The future of green architecture
Green architecture has been a popular trend in recent years with the urban population growing and governments across the world putting sustainability at the top of their agenda. Amongst the most intriguing pieces of green architecture today is Stefano Boeri’s brainchild, Bosco Verticale which is a high rise residential building located in the heart of Milan. Cladded with around 11,000 plants which filter out air pollution, the tower could be an indication of how urban cities will look in the future.
Following the huge success of Bosco Verticale, the Italian architect Stefano Boeri has revealed plans to create two tree-clad towers in the Chinese city of Nanjing in a bid to fight the deadly air pollution crisis which is endangering over a million people in China every year. The Nanjing towers will have the ability to consume 25 tons of carbon dioxide yearly and produce around 60kg of oxygen every day.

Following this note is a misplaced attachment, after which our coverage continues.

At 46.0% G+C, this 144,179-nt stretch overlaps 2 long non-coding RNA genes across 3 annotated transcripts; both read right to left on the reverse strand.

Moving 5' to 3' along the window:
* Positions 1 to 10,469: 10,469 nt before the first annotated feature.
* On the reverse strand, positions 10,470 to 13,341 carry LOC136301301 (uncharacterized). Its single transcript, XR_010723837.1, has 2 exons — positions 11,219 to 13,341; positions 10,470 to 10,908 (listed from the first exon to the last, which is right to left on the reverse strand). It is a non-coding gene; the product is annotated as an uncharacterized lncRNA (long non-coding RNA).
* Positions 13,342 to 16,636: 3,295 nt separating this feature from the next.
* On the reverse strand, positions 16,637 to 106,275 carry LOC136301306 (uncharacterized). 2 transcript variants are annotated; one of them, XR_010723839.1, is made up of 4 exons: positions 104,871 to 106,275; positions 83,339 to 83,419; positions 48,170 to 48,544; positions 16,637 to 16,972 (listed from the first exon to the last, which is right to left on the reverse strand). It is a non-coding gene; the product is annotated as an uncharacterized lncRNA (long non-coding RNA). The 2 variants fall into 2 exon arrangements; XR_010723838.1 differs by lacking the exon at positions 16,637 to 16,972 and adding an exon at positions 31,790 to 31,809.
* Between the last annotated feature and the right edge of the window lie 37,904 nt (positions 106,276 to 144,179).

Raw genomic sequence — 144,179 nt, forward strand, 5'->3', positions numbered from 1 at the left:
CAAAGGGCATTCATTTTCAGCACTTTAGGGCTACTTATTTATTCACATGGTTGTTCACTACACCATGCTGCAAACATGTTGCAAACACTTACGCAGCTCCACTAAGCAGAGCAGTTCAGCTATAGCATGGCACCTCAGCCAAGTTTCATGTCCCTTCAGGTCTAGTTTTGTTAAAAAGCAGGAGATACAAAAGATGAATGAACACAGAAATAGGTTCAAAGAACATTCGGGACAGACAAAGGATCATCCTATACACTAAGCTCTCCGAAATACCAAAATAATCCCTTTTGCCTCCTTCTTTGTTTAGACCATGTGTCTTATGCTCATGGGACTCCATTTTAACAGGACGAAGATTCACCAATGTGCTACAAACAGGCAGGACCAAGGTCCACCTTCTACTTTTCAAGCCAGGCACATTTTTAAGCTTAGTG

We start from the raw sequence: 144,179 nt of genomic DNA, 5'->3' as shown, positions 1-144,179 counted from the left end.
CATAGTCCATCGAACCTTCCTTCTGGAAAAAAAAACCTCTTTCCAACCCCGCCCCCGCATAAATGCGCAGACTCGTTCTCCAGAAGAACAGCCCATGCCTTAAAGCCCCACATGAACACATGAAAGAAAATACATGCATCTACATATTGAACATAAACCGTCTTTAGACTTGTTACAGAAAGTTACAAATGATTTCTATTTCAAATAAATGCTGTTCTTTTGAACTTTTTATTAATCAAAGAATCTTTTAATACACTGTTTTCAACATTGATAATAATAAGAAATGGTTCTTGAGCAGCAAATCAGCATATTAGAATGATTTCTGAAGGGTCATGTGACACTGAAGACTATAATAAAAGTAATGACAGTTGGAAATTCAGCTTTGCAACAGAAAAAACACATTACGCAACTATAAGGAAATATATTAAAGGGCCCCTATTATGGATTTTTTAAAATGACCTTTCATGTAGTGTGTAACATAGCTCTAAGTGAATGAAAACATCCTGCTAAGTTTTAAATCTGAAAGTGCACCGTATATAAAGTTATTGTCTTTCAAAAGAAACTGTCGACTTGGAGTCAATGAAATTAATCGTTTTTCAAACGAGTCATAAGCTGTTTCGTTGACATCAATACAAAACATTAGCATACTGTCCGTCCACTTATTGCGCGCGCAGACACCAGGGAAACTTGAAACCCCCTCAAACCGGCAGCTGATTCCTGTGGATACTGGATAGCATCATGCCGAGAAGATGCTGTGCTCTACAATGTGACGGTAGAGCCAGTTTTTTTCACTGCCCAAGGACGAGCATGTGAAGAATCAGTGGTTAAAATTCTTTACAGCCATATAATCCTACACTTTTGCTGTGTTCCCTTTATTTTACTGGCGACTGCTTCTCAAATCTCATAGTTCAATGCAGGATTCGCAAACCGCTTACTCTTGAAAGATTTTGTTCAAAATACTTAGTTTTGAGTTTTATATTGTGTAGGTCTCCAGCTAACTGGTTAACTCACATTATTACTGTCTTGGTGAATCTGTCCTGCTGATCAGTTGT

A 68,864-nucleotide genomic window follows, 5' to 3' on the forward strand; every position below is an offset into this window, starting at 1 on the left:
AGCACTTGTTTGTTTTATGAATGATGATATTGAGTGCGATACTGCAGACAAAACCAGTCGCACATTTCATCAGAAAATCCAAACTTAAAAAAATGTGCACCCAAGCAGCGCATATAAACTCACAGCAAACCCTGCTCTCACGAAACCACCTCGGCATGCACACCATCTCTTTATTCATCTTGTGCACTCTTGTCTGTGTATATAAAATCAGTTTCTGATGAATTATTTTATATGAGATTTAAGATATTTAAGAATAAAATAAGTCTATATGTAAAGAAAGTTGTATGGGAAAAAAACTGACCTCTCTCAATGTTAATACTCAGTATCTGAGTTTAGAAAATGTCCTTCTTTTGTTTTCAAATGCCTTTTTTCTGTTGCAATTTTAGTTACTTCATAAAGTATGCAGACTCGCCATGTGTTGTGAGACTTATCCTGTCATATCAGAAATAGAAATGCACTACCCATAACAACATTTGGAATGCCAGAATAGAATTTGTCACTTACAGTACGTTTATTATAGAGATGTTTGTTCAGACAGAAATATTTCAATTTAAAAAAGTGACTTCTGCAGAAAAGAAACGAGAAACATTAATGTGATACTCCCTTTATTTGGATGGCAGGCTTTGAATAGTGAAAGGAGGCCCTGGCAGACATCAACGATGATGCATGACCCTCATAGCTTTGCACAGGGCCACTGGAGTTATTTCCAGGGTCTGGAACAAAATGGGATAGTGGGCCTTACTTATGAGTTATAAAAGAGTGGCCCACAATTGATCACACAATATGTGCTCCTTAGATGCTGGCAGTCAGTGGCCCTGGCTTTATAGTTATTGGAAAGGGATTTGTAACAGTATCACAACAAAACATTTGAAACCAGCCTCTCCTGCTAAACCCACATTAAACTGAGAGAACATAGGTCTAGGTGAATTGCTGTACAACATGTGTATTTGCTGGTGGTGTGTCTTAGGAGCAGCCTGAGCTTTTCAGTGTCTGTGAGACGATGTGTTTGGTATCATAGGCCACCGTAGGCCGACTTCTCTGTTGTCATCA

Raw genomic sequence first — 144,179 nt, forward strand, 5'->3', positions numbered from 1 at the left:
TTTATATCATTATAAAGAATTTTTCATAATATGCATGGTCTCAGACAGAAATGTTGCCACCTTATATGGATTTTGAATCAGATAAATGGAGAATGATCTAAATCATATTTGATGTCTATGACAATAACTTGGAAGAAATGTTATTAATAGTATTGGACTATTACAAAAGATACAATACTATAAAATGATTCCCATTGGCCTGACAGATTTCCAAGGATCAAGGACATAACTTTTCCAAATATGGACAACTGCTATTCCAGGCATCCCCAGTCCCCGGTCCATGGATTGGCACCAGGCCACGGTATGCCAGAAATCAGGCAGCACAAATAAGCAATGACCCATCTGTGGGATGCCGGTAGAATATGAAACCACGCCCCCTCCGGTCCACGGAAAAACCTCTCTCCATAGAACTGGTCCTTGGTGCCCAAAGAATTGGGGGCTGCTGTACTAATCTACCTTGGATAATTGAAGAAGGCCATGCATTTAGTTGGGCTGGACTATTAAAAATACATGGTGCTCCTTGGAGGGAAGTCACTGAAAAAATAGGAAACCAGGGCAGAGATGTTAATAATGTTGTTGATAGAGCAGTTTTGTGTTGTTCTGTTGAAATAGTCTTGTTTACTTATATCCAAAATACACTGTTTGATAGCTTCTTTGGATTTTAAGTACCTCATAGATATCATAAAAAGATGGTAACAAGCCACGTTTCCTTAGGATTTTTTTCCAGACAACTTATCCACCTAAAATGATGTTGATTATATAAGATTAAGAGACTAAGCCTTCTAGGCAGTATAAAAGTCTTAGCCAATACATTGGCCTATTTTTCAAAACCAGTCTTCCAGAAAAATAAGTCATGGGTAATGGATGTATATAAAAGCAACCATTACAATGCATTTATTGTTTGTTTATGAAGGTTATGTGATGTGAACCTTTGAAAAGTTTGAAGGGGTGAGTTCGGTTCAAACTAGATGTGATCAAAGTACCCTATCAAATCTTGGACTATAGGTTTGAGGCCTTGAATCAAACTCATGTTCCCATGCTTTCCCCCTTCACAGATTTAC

Although the tree-covered towers will contribute very little to the large urban cities such as Nanjing, they bring aesthetic value and are an example of how the future of urban areas could look if replicated on a large scale. Impressed by the concept of vertical forest skyscrapers, the Chinese authorities have already approved plans for the creation of Liuzhou Forest City, the first green city in the world.
The forest city will cover 342 acres and will comprise of over 70 building which will include a variety of residential buildings, hospitals, hotels and schools which will all be filled with around 40,000 trees. Construction of the green city is only scheduled to start in 2020, which suggests that the likelihood of this architectural trend taking place across the world is still some way off.
In the last decade, China has been a popular testing ground for the most adventurous types of architecture in recent years in an attempt to tackle the alarming issue of air pollution which is most noticeable in the larger cities of Shanghai and Beijing.
The extent of China’s problems has been highlighted by the World Health Organisation who have claimed that over a million people fell victim to polluted air in 2012. This death toll will only continue to rise as the situation worsens, unless there are drastic changes made in the country.
Could these green high rises be the future of urban living across the world?